Posted by Julie Shanks on 5/14/2017

Many people think of their first home as a “starter home.” This refers to a home that is fairly small and typically is for young people who are just starting out in a new phase of life. These types of homes are generally not thought of as “forever homes.” Many times, as families expand, they will move on from their starter homes to bigger and better homes. This includes living in desirable neighborhoods and adding extra comforts that the first home may not have had. Other times, people expand on their starter home in order to make more room for children and the needs of a growing family. These homes truly are jumping off points. Studies show that the idea of starter homes is disappearing. It could be that the requirements of first-time homebuyers are changing and therefore the types of homes that are being sought after are few and far between. The expectations of buyers have increased greatly. Buyers would like adequate space and hope that their first home is not only in a great location, but ready for them to move in without much work as well. Really, buyers are looking for everything anyone would want in their forever home in their starter homes. So, is it a smart idea to search for a starter home, only to move a few years later? The answer is multi-faceted. Starter homes are typically the homes that you can afford at the present time in your life. If you decide that you can save up longer and go for the house you really want, that may be a smarter financial decision for you. There’s always an option to wait for more homes to go on the market while you rent a place. If you do decide to go for a starter home, here’s some tips for you: Don’t Try To Get Everything You Want For A Low Price Buyers tend to have wish lists of the things they desire in a house. While that’s a great idea, don’t expect to get everything you want in your starter home. Manage your expectations along with the cost of the home. See Where You Can Expand Many homes have great potential, but buyers have what they see set in their minds and fail to see what can be done in the future. Look at homes with open eyes and picture the possibilities. Know There Will Be Work Involved Purchasing a starter home means that you’ll usually need to participate in home improvement projects. Don’t go for a home that needs major work done if you’re not up for the challenge. Typically, you’ll need to be able to get your hands dirty by doing things like changing out wallpaper, painting walls, or sanding cabinets. These are the little projects that make your house your own.





Posted by Julie Shanks on 3/12/2017

There's no denying the truth – the real estate market can be complicated. As such, regardless of whether you're a first-time or experienced homebuyer, you'll want to do everything you can to prepare for the process of purchasing a new residence. So what does it take to ensure you can land your dream home in any real estate segment? Here are three tips for both first-time and experienced homebuyers: 1. Understand the Speed of the Real Estate Market. A newly listed residence may sell only a few hours after it reaches the real estate market. Thus, you'll want to stay on top of houses as they become available in cities and towns where you'd like to relocate; otherwise, you risk missing out on what could be your perfect residence. Remember, the real estate market moves fast, and homebuyers who hesitate likely will struggle to score their dream homes. To accelerate the homebuying process, you'll want to get pre-approved for a mortgage. By doing so, you can submit an offer without having to commit significant time and resources to secure financing for your dream home down the line. Also, if you're interested in a home and feel comfortable with a residence, don't wait too long before you submit an offer. Because if you do, you could lose your dream home to another homebuyer. 2. View Any Home Purchase as an Investment. Although you have no plans to purchase a home and sell it at a later date, the future remains unpredictable. As a result, you should view any home you check out as a long-term investment and try to find a residence that you believe will increase in value. Typically, what you pay for a home is unlikely to represent your residence's total value in five or 10 years. But homebuyers who view a home purchase as an investment will understand that a residence's value will fluctuate over time and dedicate the time and resources to maximize a home's value, too. Look beyond a home itself to determine whether you are comfortable with a residence as a long-term investment. For instance, if you buy a newly constructed home in an up-and-coming area, the residence's value may rise quickly in the foreseeable future. On the other hand, if you purchase a "fixer-upper," aka a home in need of significant repairs, you may need to consider setting extra money aside to complete home improvement projects to help optimize this residence's value. 3. Work with an Experienced Real Estate Agent. Although you've done plenty of research about the housing market, it never hurts to have an experienced real estate agent at your disposal. A real estate agent is happy to assist you during every step of the homebuying process. That way, if you encounter any homebuying hurdles, this real estate professional can help you overcome these challenges without delay. Employ a real estate agent who possesses comprehensive industry experience and who makes you feel comfortable and confident as you explore the real estate market. And ultimately, your real estate agent should be able to help you find your dream home.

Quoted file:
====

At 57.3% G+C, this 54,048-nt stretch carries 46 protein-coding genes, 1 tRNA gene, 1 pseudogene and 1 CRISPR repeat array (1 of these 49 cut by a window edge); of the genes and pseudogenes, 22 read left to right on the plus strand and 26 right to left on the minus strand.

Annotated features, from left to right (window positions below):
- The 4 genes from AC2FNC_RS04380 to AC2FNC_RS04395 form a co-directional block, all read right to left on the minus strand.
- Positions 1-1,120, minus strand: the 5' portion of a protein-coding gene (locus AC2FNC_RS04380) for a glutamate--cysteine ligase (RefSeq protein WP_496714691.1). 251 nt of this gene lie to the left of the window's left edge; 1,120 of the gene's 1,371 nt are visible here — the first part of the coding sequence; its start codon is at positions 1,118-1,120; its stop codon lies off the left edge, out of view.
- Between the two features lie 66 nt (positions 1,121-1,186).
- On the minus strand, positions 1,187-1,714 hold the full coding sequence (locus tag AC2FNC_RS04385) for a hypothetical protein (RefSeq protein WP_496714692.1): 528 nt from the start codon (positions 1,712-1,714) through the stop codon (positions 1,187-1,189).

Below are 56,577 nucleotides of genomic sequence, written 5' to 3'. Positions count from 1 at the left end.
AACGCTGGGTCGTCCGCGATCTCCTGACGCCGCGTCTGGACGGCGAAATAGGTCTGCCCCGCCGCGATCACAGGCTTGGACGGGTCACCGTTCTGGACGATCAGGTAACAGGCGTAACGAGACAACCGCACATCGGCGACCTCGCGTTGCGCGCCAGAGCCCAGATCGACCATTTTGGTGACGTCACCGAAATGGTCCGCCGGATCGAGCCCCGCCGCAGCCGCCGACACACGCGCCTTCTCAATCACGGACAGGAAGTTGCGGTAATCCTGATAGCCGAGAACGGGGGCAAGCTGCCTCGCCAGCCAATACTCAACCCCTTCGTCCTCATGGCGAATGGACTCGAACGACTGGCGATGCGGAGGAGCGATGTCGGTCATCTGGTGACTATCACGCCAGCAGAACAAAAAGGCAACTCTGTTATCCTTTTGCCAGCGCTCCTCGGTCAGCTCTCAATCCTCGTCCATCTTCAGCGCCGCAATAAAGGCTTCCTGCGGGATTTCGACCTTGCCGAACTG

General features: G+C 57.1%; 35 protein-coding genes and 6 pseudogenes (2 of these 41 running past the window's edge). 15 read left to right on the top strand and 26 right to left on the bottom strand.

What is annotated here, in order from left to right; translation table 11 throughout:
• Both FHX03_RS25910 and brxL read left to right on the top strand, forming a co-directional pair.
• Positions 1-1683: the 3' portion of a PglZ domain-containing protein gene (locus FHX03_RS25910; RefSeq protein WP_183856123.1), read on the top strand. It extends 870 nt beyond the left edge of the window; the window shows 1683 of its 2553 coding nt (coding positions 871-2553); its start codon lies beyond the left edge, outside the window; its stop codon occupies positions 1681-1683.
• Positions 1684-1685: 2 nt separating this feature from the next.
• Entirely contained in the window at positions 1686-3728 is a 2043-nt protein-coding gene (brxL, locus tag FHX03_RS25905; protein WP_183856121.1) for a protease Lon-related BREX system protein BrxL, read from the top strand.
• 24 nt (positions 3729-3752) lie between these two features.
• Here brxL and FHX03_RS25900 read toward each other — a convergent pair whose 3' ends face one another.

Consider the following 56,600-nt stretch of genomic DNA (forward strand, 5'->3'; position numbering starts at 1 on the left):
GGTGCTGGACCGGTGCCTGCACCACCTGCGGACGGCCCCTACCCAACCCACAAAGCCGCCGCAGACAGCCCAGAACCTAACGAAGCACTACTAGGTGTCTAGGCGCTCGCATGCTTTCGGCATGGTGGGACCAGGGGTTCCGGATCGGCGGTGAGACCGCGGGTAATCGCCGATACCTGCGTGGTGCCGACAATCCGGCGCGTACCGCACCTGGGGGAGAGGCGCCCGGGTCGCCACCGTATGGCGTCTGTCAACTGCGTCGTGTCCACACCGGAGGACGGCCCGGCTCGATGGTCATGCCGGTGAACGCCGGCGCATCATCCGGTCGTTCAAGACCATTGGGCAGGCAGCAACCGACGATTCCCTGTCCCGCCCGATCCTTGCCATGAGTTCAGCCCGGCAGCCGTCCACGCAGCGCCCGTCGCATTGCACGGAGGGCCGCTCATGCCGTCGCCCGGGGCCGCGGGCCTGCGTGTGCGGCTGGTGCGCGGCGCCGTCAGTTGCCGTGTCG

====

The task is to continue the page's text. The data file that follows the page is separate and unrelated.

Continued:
Tags